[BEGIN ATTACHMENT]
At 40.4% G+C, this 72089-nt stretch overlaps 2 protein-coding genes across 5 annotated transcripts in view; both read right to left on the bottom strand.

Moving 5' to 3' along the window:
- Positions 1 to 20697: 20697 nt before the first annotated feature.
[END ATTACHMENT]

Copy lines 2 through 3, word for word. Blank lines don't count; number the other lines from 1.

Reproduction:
Moving 5' to 3' along the window:
- Positions 1 to 20697: 20697 nt before the first annotated feature.